Project Members: Todd Humphreys

Outside Collaborators: Todd Moon, Utah State University

Summary: Increased dependence on the Global Positioning System and other satellite navigation systems makes users vulnerable to signal loss or degradation caused by ionospheric effects. Radio wave scintillation, the temporal fluctuation in phase and intensity caused by electron density irregularities along the propagation path, stresses a GPS receiver's carrier tracking loop, and, as severity increases, can lead to navigation bit errors, cycle slipping, and complete loss of carrier lock.

Increasingly, modern GPS applications are exploiting techniques that require carrier phase measurements. In view of this trend, and of their already widespread use, we focus on phase tracking loops, or phase lock loops (PLLs), as opposed to frequency tracking loops. We are interested in developing phase tracking strategies that are specially designed to maintain lock in the presence of severe scintillation. Design and testing of such receivers depends crucially on an accurate understanding of scintillation and its effects on receivers. Accordingly, in previous work we have devoted much effort to developing a realistic equatorial scintillation model which captures the features of scintillation that are relevant to carrier tracking. This model informs our design of scintillation-robust carrier tracking techniques.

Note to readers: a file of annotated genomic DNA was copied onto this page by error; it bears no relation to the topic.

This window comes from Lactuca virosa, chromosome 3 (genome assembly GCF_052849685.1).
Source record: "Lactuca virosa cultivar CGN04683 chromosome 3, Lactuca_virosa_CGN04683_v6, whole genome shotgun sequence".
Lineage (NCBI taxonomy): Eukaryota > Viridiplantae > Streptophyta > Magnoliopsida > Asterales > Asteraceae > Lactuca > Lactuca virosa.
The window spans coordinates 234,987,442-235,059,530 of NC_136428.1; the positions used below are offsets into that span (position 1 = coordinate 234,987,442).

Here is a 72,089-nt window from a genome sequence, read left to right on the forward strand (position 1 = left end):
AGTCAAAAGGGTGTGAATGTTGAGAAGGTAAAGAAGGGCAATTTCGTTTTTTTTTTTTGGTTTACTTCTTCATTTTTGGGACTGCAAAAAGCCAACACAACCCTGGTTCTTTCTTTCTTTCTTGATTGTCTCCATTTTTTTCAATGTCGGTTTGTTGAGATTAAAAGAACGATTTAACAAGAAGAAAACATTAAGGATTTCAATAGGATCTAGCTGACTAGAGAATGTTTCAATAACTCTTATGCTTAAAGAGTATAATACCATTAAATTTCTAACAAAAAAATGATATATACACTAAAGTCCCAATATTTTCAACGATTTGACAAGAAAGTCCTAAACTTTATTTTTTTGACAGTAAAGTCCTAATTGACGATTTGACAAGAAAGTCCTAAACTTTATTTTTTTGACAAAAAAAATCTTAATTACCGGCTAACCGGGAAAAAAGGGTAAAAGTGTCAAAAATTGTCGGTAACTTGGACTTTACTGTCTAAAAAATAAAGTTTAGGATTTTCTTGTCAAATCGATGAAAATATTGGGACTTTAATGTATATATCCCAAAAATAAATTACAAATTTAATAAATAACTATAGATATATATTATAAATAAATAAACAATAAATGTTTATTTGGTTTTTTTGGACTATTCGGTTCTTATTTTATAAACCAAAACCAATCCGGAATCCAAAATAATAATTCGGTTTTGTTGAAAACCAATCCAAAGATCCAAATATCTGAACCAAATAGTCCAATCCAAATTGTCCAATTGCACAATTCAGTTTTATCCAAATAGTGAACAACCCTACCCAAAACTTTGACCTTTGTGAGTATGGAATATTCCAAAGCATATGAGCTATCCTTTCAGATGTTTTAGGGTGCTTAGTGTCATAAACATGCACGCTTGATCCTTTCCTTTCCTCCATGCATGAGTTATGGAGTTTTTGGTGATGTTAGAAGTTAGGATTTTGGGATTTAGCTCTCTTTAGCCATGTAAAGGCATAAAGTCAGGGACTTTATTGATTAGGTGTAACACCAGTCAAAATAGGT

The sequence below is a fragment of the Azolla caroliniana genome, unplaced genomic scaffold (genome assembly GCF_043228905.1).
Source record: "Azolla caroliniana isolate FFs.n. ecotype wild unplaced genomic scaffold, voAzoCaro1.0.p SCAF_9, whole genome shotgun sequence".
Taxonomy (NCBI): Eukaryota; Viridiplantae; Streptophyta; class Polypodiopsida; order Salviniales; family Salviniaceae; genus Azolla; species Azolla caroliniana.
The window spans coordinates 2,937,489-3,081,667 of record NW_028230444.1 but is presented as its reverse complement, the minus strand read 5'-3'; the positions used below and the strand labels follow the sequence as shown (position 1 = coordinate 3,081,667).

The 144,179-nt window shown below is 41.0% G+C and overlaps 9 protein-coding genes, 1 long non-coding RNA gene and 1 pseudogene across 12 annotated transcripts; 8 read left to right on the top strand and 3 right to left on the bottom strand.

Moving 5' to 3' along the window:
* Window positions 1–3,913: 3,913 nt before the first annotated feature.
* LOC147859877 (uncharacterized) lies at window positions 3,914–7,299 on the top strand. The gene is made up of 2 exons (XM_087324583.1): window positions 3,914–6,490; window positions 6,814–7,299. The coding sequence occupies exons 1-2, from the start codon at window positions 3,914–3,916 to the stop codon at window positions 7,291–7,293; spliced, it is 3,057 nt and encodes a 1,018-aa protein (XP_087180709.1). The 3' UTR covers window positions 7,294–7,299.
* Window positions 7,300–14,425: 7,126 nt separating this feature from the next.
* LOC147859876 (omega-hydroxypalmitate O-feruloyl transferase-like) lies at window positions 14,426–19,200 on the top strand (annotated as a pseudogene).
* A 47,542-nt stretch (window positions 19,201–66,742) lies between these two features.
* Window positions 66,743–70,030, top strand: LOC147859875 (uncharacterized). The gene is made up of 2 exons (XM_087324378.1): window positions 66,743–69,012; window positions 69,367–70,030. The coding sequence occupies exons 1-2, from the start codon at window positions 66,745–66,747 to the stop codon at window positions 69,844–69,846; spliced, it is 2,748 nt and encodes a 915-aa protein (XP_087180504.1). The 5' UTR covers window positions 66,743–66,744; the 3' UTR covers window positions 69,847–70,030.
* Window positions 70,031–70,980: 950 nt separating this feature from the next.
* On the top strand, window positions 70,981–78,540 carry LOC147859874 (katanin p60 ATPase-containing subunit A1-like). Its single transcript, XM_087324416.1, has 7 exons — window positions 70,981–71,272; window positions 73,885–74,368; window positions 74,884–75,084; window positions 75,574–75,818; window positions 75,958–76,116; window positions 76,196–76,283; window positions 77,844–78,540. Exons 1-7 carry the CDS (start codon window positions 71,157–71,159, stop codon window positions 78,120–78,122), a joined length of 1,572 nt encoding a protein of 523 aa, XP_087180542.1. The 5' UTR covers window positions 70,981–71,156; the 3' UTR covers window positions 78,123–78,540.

Related Publications:

A data-driven testbed for evaluating GPS carrier tracking loops in ionospheric scintillation

Development and Field Testing of a DSP-Based Dual-Frequency Software GPS Receiver

Modeling the effects of ionospheric scintillation on GPS carrier phase tracking

The Semidiurnal Variation in GPS-derived Zenith Neutral Delay

Analysis of Ionospheric Scintillations using Wideband GPS L1 C/A Signal Data

Riding out the rough spots: Scintillation-robust GNSS carrier tracking